Polish Babka

Wesołego Alleluja, errbody!  Easter is upon us, and that means TREATS.  Now, you may not be able to tell (mainly because my enormous dome is never in pictures on the blog) but I am rather Polish.  To the point where hats don’t fit, and my brother suffers the same fate.  The Polish-American struggle is very, very real.  Now, Easter traditions in my family are…slightly different from what most people would consider traditional.  Easter for me always means at least 3 things – kielbasa and sauerkraut, and a viewing of Jesus Christ Superstar.  Occasionally if we were lucky we also got babka.  It’s a traditional Polish bread eaten at Easter and Christmas, usually.

Now, there are two kinds of babka – the Jewish version, which is more or less a braided coffee cake (and also delicious), and the Polish version, which is a sweet bread with golden raisins and (if you’re #blessed) brown sugar on top.  My paternal grandma always made it with brown sugar, and the goal was to get the slice with the most brown sugar on it because duh, sugar for breakfast.

And now it’s my turn!  Fiancébot and I will be getting married in ohhhh 3 WEEKS, CASUAL and he’s already had to sit through several viewings of JCSS – luckily, he enjoys a good musical and can really get down with Ted Neeley’s falsetto.  I’ve never made babka before, but I figured now is as good a time as any to start making it so eventually I will be able to make it from memory and be one of those mystical baking people that knows bread recipes by heart.  So, basically a grandma.



  • Servings: 2 loaves
  • Difficulty: medium-hard
  • Print


  • 6-7 cups AP flour (enough for a soft dough, you may need to add more)
  • 1 tsp salt
  • 1 package active dry yeast
  • 1/2 cup warm water (between 104 and 115°F)
  • 3/4 cup granulated sugar
  • 1 1/2 cup whole milk
  • 1/4 lb (4 oz.) butter
  • 3/4 cup golden raisins
  • 1 tsp vanilla
  • 2 eggs, beaten

    Don’t start this recipe at 6 pm…word of advice.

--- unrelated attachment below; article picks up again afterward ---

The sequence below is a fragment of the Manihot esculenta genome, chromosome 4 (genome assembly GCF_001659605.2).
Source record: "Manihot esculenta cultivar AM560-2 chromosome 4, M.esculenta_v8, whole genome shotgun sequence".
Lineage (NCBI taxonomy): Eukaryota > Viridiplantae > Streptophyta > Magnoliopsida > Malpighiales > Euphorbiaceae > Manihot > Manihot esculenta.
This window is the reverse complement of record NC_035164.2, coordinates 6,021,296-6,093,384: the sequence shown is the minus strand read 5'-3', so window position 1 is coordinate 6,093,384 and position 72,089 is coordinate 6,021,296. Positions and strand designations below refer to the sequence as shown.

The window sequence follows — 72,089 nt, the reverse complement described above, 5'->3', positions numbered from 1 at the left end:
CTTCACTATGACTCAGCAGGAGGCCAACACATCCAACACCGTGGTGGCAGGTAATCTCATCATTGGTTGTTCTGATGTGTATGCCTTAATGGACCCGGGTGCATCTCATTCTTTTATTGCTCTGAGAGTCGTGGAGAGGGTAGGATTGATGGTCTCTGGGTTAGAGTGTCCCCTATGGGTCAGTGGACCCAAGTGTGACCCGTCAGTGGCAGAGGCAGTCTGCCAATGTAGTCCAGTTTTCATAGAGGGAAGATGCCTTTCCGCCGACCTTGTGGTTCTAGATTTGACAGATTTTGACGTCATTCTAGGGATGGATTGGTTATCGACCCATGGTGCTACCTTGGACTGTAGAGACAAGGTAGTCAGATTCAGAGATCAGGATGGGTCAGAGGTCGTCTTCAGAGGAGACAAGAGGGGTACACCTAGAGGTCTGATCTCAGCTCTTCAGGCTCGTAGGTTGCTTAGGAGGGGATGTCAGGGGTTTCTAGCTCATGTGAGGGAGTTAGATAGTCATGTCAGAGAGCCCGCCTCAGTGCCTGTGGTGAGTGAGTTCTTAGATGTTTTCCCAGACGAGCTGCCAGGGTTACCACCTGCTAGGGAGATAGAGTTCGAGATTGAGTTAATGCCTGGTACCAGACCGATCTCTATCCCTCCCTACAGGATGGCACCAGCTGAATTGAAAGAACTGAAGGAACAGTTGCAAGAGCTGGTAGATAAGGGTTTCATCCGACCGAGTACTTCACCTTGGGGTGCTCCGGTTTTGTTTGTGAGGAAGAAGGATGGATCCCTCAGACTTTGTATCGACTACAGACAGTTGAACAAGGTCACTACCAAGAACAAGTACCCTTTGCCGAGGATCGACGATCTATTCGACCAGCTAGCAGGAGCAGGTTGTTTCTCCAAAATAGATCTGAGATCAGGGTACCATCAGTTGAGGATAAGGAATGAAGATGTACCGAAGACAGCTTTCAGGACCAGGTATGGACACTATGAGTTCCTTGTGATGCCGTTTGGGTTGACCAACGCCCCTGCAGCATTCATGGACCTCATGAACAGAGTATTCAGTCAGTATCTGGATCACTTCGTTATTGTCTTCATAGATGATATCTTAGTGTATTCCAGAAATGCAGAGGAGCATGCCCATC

• 3 tbsp brown sugar
  • 1 tbsp granulated sugar
  • 1 tsp cinnamon


  1. In a small saucepan, heat milk until warm.  Add the butter and heat until butter has melted completelyIMG_3168

    A little before and after action – literally buttered milk


  2. Pour the butter and milk mixture into a large bowl (such as the bowl to a stand mixer) and stir in the salt and sugar.  Let it cool until it is lukewarm.

    Lil action photog for ya.


  3. Stir the yeast into the warm water until it is dissolved and let it sit for about 5 minutes.

    Laser thermometer is bae

    You’re literally making yeast water.

    It will smell like it.


  4. Add the yeast and water to the milk mixture

    It will also smell weird.


  5. Stir in  the eggs and vanilla, then gradually start adding flour until you are able to start kneading.  If you knead by hand, it will take 30-45 minutes, but if you knead with a stand mixer it will take 15-20 minutes.  Once the dough no longer sticks to your hands, add the raisins and give it one final knead.

    Initial lumpy mess

    Magic, happening!

    Fear not a weirdly lumpy looking dough!


  6. Cover the bowl with a clean, dry towel and let the dough rise in a warm area without any drafts (like, I don’t know…a kitchen?) for an hour or until it has doubled in size.



  7. Punch the dough down and let it rise again, covered, for another hour.

    Falcon punched dough

    After another hour of rising! Movin’ on up.


  8. Separate the dough into halves, and place it into a.) 2 greased and floured 9×5 inch loaf pans b.) one round bundt pan without a tube or c.) mini loaf pans.  I did a combination of a and c because hey, kitchen toys!
  9. Whisk together 1 egg yolk and 2 tablespoons of water and brush it over the tops of the bread.  Let the bread rise again, this time uncovered, until doubled, about 30-40 minutes.

    I promise, the waiting is almost over!


  10. Preheat the oven to 350°F.  If you are using the brown sugar topping, at this point mix together the 3 ingredients and sprinkle it over the top of your risen loaves

    You might think aw man, that doesn’t even look like bread, what did I just spend the last 3 hours doing?? Relax.  I got you.


  11. Let the loaves cook for 20-25 minutes for mini loaves, 30-35 for loaf pans or 40-50 for a large pan until the bread is golden and it sounds hollow if tapped on the bottom.



  12. Let the bread sit for 5 minutes in the pans, and remove to a wire rack to finish cooling.  Serve once cooled completely – I like it toasted slightly with a little bit of butter.


There you have it, folks!  A LOT of time spent in the kitchen, but for an excellent payoff.  Babka is sweet, but can be used for so many different things including, methinks, French toast.  In a word?  Niesamowite.



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